In wake of the NCAA pay-for-play college basketball scandal, the National Basketball Association has proposed an alternative that’ll allow it to strengthen relationships with top-ranking high school players.
During the past week Carmelo Anthony, Barack Obama, and Lebron James have all spoken out against the NCAA and floated the idea of creating a G league alternative.
For months, the NBA has been in discussing plans to get involved again with high school players, according to ESPN host Brian Windhorst. The plan will allow 18-year-old players to enter the NBA draft or join the G League (minor league basketball association) and earn a decent income. The NBA would be able to make contact with players prior to high school graduation, but not to the extent of a EuroLeague farm system.
“We are looking at changing the relationship we have with players before they reach the NBA… This is a complex challenge, and there’s still a lot of discussion about how it’s going to happen, but we all see the need to step in”, an anonymous high-ranking league official explained to ESPN.
The blueprint could be put into motion as early as this summer of 2018, but the investigation of the NCAA scandal must be concluded by the Commission on College Basketball which is chaired by Condoleezza Rice.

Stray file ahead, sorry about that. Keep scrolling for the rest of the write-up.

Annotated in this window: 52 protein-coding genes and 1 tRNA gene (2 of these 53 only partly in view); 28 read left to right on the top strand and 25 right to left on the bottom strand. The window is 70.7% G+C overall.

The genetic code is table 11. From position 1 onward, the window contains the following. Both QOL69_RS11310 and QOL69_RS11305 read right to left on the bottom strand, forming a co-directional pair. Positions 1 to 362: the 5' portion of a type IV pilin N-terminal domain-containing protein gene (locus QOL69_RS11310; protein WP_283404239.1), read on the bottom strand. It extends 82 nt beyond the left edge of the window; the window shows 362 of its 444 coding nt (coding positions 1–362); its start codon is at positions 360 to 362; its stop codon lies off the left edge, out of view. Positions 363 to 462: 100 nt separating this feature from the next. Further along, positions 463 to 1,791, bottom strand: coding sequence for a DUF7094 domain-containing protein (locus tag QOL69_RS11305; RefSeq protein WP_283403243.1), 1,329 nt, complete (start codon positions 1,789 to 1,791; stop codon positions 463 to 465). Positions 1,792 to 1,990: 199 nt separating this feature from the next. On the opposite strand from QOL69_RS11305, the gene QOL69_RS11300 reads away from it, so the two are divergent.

In the 2005 unanimous bargaining agreement, the NBA eradicated the rule permitting prep prospects to go straight into the basketball league from high school. It limited draft-eligible age to 19 or one year removed from high school graduation which is known as the one-and-done phenomenon.
However, NBA commissioner Adam Silver expressed his intention of ending the one and done rule and says the NBA plans on reverting back to its old process.
“From a league standpoint, on one hand, we think we have a better draft when we’ve had an opportunity to see these young players play an elite level before they come into the NBA… There is no question that they can perform in the NBA at 18 years old.”